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  1. #1
    Per Ardua Metamorphosis's Avatar
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    "You will always be fond of me. I represent to you all the sins you never had the courage to commit."

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    than to serve and obey them. - David Hume

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    Order Now! pure_mercury's Avatar
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    How can that even work? Aren't electors still allowed to vote their consciences? They aren't technically required to vote for the candidate who won the popular vote in their state. Besides, the Electoral College was a brilliant idea, and I hope other states shoot these efforts down. Frankly, I'd like to see the 17th Amendment repealed, too.
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    Dreaming the life onemoretime's Avatar
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    What purpose does it serve today, really? It may have made sense when the majority of the American population lived in rural areas, but we're long past those days.

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    Order Now! pure_mercury's Avatar
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    Quote Originally Posted by onemoretime View Post
    What purpose does it serve today, really? It may have made sense when the majority of the American population lived in rural areas, but we're long past those days.
    It has nothing to do with rural vs. urban areas. I don't where you're getting that idea. The main reasons were to put more distance between the electorate and the presidency (remember, the United States is a constitutional republic, not a strict democracy; the Founding Fathers didn't want mob rule) and to compromise on the power of big states in comparison to smaller states. It's a federalism issue.


    EDIT: Here is a link to something expanding on what I wrote.

    Why was the Electoral College Created?
    Last edited by pure_mercury; 07-21-2010 at 08:03 PM. Reason: Found pertinent link
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    Dreaming the life onemoretime's Avatar
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    Quote Originally Posted by pure_mercury View Post
    It has nothing to do with rural vs. urban areas. I don't where you're getting that idea. The main reasons were to put more distance between the electorate and the presidency (remember, the United States is a constitutional republic, not a strict democracy; the Founding Fathers didn't want mob rule) and to compromise on the power of big states in comparison to smaller states. It's a federalism issue.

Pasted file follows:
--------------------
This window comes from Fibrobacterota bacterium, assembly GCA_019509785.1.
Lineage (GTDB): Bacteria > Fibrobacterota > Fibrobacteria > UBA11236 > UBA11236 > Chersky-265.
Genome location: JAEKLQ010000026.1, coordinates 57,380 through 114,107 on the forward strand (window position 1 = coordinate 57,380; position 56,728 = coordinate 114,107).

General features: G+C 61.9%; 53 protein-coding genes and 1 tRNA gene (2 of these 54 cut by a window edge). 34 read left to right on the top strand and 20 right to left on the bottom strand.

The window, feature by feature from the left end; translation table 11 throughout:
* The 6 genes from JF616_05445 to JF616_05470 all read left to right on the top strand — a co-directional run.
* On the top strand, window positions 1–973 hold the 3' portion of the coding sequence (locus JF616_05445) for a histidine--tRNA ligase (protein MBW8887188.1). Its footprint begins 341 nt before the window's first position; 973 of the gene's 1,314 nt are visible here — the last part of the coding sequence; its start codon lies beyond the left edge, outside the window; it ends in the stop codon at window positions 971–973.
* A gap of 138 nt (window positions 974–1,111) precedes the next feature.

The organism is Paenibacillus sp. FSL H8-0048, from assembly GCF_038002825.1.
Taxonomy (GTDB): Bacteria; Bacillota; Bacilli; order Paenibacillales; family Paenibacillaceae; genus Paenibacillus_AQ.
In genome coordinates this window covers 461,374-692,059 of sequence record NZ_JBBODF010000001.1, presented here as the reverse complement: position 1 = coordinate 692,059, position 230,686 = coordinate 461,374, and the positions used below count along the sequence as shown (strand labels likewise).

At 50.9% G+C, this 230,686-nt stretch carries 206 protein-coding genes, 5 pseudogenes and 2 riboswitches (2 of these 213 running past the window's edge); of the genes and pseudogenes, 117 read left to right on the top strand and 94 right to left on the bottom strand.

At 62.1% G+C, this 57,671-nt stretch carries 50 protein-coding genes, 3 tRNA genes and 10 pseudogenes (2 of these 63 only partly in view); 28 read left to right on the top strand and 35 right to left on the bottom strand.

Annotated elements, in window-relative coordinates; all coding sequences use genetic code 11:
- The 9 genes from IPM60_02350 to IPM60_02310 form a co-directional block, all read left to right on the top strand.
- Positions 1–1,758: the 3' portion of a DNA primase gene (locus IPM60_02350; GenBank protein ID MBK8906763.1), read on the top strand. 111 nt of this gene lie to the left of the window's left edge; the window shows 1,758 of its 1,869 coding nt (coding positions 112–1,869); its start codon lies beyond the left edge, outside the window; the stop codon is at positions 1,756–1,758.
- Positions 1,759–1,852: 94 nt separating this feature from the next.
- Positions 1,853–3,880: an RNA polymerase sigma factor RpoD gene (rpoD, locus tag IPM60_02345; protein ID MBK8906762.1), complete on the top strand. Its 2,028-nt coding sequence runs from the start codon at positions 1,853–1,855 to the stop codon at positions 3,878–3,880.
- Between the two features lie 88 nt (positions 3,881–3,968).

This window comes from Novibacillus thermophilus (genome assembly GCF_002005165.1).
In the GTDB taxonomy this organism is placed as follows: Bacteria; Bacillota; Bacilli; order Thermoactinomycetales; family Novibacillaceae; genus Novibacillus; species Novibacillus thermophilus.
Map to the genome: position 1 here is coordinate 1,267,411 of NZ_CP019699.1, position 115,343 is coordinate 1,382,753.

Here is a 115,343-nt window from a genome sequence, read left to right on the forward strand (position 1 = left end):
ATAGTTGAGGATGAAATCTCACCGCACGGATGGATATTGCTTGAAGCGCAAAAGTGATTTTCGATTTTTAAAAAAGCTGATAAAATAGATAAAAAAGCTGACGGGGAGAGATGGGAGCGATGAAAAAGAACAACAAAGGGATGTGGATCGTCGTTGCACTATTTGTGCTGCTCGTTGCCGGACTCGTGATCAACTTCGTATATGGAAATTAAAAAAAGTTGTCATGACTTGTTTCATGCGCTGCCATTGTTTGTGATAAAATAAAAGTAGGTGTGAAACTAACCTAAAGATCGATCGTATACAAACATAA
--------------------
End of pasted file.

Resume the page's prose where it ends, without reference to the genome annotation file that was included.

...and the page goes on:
Sure it does. Less-populated states have disproportionately more electoral power than more-populated states. When most of the population didn't live in cities, it made no sense for the cities to dictate the president simply because of their density. Nowadays, as our population is urbanized and suburbanized, and metropolitan issues cover several states, this makes less sense.

    Were this the same country as it was in 1789, your Framers' intent argument would make more sense. However, it is radically different, both in circumstance and structure, from that day. As such, their intentions hold far lesser weight than the practical concerns of the present. A constitutional republic is a form of government, not an ideal of government. The ideal was "a more perfect union".

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    Order Now! pure_mercury's Avatar
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    Quote Originally Posted by onemoretime View Post
    Sure it does. Less-populated states have disproportionately more electoral power than more-populated states. When most of the population didn't live in cities, it made no sense for the cities to dictate the president simply because of their density. Nowadays, as our population is urbanized and suburbanized, and metropolitan issues cover several states, this makes less sense.
    I don't see how the principle has changed at all. The less-populated states are SUPPOSED to have more electoral power (relatively) than the more-populated ones. That was part of the compromise.


    Were this the same country as it was in 1789, your Framers' intent argument would make more sense. However, it is radically different, both in circumstance and structure, from that day. As such, their intentions hold far lesser weight than the practical concerns of the present. A constitutional republic is a form of government, not an ideal of government. The ideal was "a more perfect union".
    I completely disagree. The constitutional republic isn't outdated. It's what we have, and it's what we should have. We have our system for a reason, and the reason is not "because it's expedient," Besides, when has the Electoral College been a practical failure? The presidential election of 1876 is really the only one that has been seriously tainted, and that was because of two sets of electors and a backroom deal that ended Reconstruction. In 1824, 1888, and 2000, the system worked.
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    Dreaming the life onemoretime's Avatar
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    Quote Originally Posted by pure_mercury View Post
    I don't see how the principle has changed at all. The less-populated states are SUPPOSED to have more electoral power (relatively) than the more-populated ones. That was part of the compromise.
    And in this day and age, the compromise has no real relevance, and hasn't for nearly 150 years.

    I completely disagree. The constitutional republic isn't outdated. It's what we have, and it's what we should have. We have our system for a reason, and the reason is not "because it's expedient," Besides, when has the Electoral College been a practical failure? The presidential election of 1876 is really the only one that has been seriously tainted, and that was because of two sets of electors and a backroom deal that ended Reconstruction. In 1824, 1888, and 2000, the system worked.
    I know you do. I have no clue why, other than the ideals of men from a far different place and time.

    You'd agree that 1876 was a pretty catastrophic failure, then? It failed in 2000 as well, because one state's laws and procedures determined the outcome of a federal election (which was the real travesty of Bush v. Gore, and why it remains a terrible decision).

    Why "should" we have a constitutional republic? Is that not a question of practicality and expediency?

  8. #8
    Order Now! pure_mercury's Avatar
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    Quote Originally Posted by onemoretime View Post
    And in this day and age, the compromise has no real relevance, and hasn't for nearly 150 years.
    Why not? We still have bigger/more populous states and smaller/less populous states, do we not?


    I know you do. I have no clue why, other than the ideals of men from a far different place and time.